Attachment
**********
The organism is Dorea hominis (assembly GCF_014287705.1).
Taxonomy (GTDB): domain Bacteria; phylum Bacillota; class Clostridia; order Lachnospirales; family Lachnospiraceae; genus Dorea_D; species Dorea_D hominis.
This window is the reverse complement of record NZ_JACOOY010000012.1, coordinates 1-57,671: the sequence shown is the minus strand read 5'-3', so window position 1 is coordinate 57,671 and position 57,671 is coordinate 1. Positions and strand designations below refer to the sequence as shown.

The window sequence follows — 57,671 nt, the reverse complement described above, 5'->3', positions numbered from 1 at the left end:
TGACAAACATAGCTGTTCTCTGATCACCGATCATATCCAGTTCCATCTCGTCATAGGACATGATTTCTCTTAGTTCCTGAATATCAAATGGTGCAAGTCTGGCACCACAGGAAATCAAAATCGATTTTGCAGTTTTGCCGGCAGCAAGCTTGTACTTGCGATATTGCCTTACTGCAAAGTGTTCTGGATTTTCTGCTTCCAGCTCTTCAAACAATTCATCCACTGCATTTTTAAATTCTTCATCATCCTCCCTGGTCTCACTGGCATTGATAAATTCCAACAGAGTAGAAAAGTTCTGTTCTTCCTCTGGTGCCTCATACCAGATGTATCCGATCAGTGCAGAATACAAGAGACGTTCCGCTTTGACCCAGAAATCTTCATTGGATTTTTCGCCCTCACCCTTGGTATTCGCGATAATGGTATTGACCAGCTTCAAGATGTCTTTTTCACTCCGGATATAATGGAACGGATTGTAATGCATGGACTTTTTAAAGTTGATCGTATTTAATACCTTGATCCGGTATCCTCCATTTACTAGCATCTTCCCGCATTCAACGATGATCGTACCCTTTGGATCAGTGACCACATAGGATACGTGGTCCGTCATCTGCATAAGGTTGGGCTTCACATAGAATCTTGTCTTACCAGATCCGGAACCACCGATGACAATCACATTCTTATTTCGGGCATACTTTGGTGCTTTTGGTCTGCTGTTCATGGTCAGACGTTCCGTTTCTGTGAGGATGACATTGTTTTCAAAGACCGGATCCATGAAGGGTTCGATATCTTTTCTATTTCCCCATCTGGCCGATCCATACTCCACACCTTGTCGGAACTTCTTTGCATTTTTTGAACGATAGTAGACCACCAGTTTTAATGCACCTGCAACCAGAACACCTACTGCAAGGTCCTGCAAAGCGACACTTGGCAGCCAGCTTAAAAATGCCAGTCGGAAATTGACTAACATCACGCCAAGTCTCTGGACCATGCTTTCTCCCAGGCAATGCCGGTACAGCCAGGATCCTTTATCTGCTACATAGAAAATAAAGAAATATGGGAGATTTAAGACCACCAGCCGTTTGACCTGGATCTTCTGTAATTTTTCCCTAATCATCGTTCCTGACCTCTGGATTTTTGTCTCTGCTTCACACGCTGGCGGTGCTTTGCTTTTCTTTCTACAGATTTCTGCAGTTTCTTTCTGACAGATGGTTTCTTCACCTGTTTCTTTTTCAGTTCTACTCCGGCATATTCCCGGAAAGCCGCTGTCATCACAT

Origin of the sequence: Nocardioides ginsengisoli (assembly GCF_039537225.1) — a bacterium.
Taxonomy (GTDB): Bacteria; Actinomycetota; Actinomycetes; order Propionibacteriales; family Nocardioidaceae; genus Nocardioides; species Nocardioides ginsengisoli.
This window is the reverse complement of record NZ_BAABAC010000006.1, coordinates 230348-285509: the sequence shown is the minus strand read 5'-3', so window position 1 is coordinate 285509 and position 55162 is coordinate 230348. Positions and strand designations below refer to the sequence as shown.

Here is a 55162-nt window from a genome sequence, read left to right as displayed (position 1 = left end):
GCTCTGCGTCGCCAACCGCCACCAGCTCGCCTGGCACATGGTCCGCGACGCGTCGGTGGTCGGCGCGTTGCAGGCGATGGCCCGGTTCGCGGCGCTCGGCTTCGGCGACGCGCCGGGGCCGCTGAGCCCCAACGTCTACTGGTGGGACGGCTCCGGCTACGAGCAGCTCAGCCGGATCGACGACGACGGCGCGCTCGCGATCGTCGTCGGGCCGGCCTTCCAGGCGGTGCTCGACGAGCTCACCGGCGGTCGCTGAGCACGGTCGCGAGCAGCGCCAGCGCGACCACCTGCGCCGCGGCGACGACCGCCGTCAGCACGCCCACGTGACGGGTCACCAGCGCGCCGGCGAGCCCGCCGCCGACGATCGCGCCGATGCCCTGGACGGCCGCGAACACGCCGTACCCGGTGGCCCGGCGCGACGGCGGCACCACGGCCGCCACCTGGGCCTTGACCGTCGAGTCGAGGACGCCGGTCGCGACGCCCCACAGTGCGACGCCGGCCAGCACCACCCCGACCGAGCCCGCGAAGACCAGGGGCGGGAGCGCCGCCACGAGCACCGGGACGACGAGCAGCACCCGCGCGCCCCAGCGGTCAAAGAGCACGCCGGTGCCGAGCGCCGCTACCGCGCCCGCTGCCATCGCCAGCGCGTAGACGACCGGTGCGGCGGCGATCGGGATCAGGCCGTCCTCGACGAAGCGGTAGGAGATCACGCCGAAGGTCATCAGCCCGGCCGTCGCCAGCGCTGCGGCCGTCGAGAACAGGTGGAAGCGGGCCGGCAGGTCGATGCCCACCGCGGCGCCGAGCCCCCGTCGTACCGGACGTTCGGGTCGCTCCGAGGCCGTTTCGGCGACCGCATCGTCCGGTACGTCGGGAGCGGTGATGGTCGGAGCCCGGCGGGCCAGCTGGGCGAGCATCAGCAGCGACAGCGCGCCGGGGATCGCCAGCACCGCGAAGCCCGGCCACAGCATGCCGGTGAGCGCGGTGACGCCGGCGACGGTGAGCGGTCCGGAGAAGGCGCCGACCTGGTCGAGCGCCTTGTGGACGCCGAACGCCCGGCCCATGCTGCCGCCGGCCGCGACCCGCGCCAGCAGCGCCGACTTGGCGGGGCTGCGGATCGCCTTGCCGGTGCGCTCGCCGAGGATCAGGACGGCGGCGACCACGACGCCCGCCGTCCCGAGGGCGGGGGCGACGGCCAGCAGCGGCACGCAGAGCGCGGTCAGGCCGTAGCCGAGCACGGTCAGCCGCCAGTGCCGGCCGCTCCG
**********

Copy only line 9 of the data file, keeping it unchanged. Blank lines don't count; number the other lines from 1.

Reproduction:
Here is a 55162-nt window from a genome sequence, read left to right as displayed (position 1 = left end):